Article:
MAJOR DRINKS COMPANIES are routinely offering pubs incentives worth thousands of euro in an effort to get bars to stock their beers ahead of rivals and smaller, independent producers.
Multiple sources have told Fora that large companies make a range of sweeteners available to publicans such as free kegs of beer or even direct financial assistance.
As previously revealed by Fora, C&C, the company behind Bulmers cider, claims that Heineken abused its market power by striking deals with pubs to push Orchard Thieves.
Richmond Marketing, a firm which handles the Irish distribution of brands such as Miller, Peroni and Kopparberg, has also made similar claims.
Both companies complained to the Competition Authority. The regulator has decided not to launch a full investigation into the complaints, despite the fact that it said it was worried that Heineken’s alleged practises “may result in anti-competitive effects”.
C&C has pledged further, unspecified, action, while Richmond has said it will take a case to the European Competition Authority.
Something that is not denied is that major drinks firms do deals with pubs – although there remains a question mark over the extent to which these are anti-competitive.
This week Fora spoke to several pub owners to get their perspectives on these exclusive agreements.
Multiple sources confirmed that exclusive deals are widespread in the Irish drinks industry. While some suggested that cash may have been used as an incentive in some cases, deals more often consist of offering free stock to bar owners.
For example, a big drinks company could approach a publican and offer kegs with thousands of euro worth of alcohol if they remove a rival from their premises.
Brian O’Callaghan, who is the proprietor of Scoby’s bar in Hospital, Co Limerick, said that such deals are “commonplace”.
“I was once offered 15 kegs of beer free of charge worth about €5,000 – €6,000 to install one beer and take out another,” he said.
“If I’ve been offered 15 kegs there’s nothing to say that the pub next door wouldn’t be offered 20. It’s not discussed in the industry and every deal tends to be tailor-made. I have no doubt that they would be tempted by the offer.”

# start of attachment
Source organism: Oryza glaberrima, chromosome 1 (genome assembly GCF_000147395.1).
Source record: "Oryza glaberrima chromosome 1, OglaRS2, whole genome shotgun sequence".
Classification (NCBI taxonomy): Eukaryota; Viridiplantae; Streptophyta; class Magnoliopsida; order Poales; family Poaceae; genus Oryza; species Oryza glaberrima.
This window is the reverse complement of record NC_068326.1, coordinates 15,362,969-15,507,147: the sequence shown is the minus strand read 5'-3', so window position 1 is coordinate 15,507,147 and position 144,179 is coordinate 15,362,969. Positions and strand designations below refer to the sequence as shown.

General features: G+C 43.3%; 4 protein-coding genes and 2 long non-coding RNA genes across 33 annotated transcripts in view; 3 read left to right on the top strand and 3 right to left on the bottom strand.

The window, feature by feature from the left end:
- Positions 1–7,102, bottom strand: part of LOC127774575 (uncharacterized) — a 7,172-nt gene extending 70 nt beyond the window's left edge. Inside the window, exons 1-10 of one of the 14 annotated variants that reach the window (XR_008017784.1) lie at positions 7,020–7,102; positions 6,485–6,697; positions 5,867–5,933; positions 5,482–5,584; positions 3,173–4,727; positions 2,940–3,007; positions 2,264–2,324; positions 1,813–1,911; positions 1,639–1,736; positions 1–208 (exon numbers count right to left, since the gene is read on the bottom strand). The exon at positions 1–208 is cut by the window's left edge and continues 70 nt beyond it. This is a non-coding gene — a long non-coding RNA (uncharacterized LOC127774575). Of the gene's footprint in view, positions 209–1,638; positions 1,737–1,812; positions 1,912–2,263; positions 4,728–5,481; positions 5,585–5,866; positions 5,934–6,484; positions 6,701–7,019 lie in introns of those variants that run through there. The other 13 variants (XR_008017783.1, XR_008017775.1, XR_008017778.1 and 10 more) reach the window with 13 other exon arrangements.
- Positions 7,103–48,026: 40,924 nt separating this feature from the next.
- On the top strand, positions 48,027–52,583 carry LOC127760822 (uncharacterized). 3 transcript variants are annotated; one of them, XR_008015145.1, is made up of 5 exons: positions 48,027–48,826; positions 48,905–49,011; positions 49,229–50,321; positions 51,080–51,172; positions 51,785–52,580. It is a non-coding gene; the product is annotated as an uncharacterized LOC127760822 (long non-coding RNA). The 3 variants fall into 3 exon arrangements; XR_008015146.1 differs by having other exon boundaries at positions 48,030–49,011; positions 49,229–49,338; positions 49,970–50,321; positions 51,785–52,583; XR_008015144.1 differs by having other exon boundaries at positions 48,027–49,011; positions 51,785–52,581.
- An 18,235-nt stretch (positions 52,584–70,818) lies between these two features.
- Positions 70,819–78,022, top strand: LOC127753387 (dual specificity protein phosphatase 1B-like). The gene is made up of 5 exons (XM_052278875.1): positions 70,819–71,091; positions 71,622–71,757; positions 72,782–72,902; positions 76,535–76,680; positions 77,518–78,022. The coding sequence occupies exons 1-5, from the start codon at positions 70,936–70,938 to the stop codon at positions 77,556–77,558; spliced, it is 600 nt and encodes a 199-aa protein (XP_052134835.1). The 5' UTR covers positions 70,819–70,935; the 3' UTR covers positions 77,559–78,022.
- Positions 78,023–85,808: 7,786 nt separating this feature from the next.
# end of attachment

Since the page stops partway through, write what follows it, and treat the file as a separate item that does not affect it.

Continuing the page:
O’Callaghan said he rejected the offer because “it is down to the customer to dictate what they drink”, but he added that he would have no issue with other pub owners accepting such deals.
“I would have sympathy (with different brewers), but would it adversely affect my decision-making? Would I blame publicans? No. Any publican that has come through the crisis of the last 15 years has worked very hard and it is down to their own decision.”
Ernest Cantillon runs the popular Sober Lane pub and Electric Bar in Cork city centre, as well as owning the independent spirits brand Kinsale Gin.
He said that he is “constantly” offered incentives to stock and promote drinks.
“A rep could come in and say he’ll give you a free keg if you put his beer in the fridge, (or another company) could come in and give you a cheque, it could be something like €100,000, and you would agree to exclusivity on their products for, say two years. It’s big money.”
Cantillon added that most big drinks companies would acknowledge that a bar could not entirely stock their products; for example, there is hardly a pub in the country that doesn’t have Guinness on tap.
“We would never have went for them because we felt that they would affect our customers offering, but for some guys it was a necessity. It was ramped up during the recession when publicans were on their knees.”
Others expressed similar views to Cantillon: that big companies have become more aggressive following the recession and in reaction to the explosion in craft breweries in Ireland, where the number of small, independent producers has shot up from 15 to over 70 in the last five years.
Some sources said that as craft beers and spirits have become more popular with consumers, larger drinks companies have looked for ways to shore up their dominance.
“With the advent of craft beers there has been a small shift away from standard, well-known beers to craft beers. (The market) is even more competitive now and I can see more offers being made,” O’Callaghan says.
“Everyone is looking for their slice of the pie.”
As a craft distiller Cantillon has perspective from both sides, however he points out that he expects to come up against it when competing against big companies to get his product into pubs.
“The big guys aren’t doing them any favours, but why would they? I don’t see why Gordon’s Gin would do us a favour,” he said.
“Craft brewers can get locked out for a number of different reasons. If someone comes to us (in Sober Lane) and are distributing themselves, we say, ‘Come back when you have a distributor’.
“We would rather deal with a few distributors than 100 different ones. There’s a cost to putting things away, doing deliveries, etc.”
‘Flex the muscles’
Another publican who runs a pub in a large town, who spoke on condition of anonymity, said that his pub has done exclusive deals in the past with large drinks firms.
“There’s no question about it, a lot of them do try to flex their muscles and they’ll give you a sweet deal,” he said.
“(For example), a large drinks company has given us an interest-free loan. We rarely get cash, I haven’t got one of those offers in a long time.”
He said that some companies can be “very aggressive” and would push for one brand to be removed in favour of their own.
The publican added that one of the deals he has in place would prevent him from removing one particular line of beer in favour of another.
While he said he has some pity for smaller brewers who are looking to get their products in pubs, he contended that such deals are a normal part of the drinks industry.
“It’s part and parcel of the trade. I don’t think it will ever stop.”